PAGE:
Well I knew I could not go in  ooo-ing and aww-ing at the Cyrillic storefronts or take the clothing they wore (even the speedos) as unusual or think that the water they were drinking was vodka. Tanning on the beach amongst the Russian and Ukrainian speakers, I was going to bask in their culture as well as the sun. As I ate the Russian dumplings at a restaurant where no one spoke English I indulged in boiled cabbage and thanked my waitress in Russian. I interacted with other beach goers: shout out to the old Russian man who complimented my tattoos in broken English. I spoke Russian when I could manage and broke back to English when I couldn’t.

What people probably thought Brighton Beach was like

What people probably thought Brighton Beach was like

Overall I got a nice tan, ate boiled food, and practiced my Russian. Culture exchange? CHECK

Neoliberalism and You

Ah, neoliberalism.

According to Investopedia it is:  a policy model of social studies and economics that transfers control of economic factors to the private sector from the public sector.

V broad my friends, v broad.

Neoliberalism feels overarching, like it’s far above us, some academic term but it infiltrates every part of our lives. It’s the difference between the way we view the Wall Street banker and the bum on Fulton Street. Neoliberalism is basically the transfer from the public, government sphere to the private, non-profit world of services for the “needy”. It places the blame and glory upon the individual, leaving the affected alone to wither on the vine of society. The individual’s failure and success relies primely on themselves. So success and failure are all yours:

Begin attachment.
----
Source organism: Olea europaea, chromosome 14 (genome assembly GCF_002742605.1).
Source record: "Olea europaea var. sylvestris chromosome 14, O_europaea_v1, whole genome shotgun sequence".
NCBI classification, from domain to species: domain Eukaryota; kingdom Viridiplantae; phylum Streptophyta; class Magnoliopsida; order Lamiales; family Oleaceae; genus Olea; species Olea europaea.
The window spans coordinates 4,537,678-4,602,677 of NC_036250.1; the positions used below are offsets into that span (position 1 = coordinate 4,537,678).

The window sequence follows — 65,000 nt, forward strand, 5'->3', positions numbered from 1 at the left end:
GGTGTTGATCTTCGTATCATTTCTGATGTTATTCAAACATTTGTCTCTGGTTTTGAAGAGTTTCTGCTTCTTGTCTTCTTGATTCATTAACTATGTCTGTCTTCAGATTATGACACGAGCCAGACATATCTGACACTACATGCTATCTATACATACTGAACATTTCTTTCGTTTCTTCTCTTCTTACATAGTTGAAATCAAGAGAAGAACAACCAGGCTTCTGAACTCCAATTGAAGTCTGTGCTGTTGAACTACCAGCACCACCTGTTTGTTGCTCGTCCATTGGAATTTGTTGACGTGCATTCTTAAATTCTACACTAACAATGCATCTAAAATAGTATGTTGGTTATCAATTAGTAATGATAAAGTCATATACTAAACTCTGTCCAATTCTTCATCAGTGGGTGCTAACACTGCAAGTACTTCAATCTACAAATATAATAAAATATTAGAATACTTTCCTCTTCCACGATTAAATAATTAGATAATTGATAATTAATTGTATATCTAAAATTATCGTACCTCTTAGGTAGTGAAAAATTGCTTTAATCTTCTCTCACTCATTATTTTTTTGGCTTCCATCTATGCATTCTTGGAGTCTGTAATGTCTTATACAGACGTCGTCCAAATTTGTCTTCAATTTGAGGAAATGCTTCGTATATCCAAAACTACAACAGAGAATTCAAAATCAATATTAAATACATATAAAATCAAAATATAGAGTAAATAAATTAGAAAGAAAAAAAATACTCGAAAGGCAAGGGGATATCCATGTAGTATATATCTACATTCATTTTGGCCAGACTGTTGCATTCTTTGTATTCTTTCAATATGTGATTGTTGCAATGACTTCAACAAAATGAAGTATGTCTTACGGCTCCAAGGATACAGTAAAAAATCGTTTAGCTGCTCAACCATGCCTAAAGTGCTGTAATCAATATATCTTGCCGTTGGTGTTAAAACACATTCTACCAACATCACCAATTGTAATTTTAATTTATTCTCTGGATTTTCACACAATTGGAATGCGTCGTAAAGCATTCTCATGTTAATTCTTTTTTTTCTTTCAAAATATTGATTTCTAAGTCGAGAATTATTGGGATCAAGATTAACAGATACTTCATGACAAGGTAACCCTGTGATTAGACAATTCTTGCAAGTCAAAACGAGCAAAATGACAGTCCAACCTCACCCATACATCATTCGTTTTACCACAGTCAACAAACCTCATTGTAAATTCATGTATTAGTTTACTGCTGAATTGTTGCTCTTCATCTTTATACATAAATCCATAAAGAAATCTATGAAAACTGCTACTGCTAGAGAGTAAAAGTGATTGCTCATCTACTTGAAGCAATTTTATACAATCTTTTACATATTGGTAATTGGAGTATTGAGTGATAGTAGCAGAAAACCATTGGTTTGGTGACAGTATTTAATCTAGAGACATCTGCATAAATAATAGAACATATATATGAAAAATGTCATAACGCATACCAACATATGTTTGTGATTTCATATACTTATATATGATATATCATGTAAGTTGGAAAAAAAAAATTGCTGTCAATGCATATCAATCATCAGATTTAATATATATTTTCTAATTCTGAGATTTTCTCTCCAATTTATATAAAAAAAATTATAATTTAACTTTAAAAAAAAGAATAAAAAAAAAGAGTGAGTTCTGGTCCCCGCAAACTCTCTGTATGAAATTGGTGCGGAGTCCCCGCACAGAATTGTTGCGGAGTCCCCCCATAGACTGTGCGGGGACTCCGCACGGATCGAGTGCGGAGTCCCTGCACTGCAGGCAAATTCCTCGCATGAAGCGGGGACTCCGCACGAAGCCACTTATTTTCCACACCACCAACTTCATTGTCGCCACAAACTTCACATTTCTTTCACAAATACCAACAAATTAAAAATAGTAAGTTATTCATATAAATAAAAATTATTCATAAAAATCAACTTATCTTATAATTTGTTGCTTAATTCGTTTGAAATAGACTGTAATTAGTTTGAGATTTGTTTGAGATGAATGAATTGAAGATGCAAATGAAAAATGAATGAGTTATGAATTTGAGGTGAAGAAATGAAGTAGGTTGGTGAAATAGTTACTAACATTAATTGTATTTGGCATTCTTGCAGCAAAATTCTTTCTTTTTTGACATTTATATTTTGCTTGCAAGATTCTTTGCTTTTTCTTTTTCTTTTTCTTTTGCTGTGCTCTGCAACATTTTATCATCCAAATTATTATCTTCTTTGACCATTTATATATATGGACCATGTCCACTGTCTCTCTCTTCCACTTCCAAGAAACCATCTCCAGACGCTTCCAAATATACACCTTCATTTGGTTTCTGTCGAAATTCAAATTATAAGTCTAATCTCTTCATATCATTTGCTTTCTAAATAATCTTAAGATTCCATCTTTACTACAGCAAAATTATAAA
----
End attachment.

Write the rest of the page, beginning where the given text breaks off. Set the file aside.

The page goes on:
pug thinking legit thoughts

How do I feel about this after 6 weeks of Moxie?

Maybe it is all about the individual? Why not follow this premise to its end…


Number 1: So my race and gender have nothing to do with my level of success

Number 2: Men, specifically white men, do not rule the world

Number 3: The capitalist, globalized world does not affect me


race and gender

I reject neoliberalism. Neoliberalism does not account for the essential -isms that pervade the life of the individual, especially things like race and gender and class. After working at BMC for six weeks I know there is more to life than just the individual’s descriptors, it is about the community identifiers attached to the individual. For example, I cannot in good conscience say that I feel my success is my own, because it would erase the good work people I identify with have done. Part of what Moxie has taught me is the importance and prevalence of community in our lives. Nothing is done alone or in separation from our communities.

The rationale of neoliberalism has disproportionately impacted women–in fact, it has oppressed women around the world through the social and economic policies of globalization. In the articles from seminar this week we read about true life examples of globalization (an offshoot of neoliberalism) harming women. Neoliberalism and globalization go hand in hand in increasing the poverty of women around the world, whom bear the brunt of the austere policy decisions. Neoliberalism is the ideology that justifies (for its advocates) the policies and failures of globalization, which ultimately mires itself in capitalist rhetoric and individualist perspective. Globalization has brought Western ideals and ideas to parts of the 2/3rds world. Some Western thoughts include everything from Feminism to the value of the International Monetary Fund. But while the (liberal) feminist idea of empowerment has encouraged women to enter exploitative working conditions, women’s movements around the world have also helped women to unionize and embrace their own versions of feminism.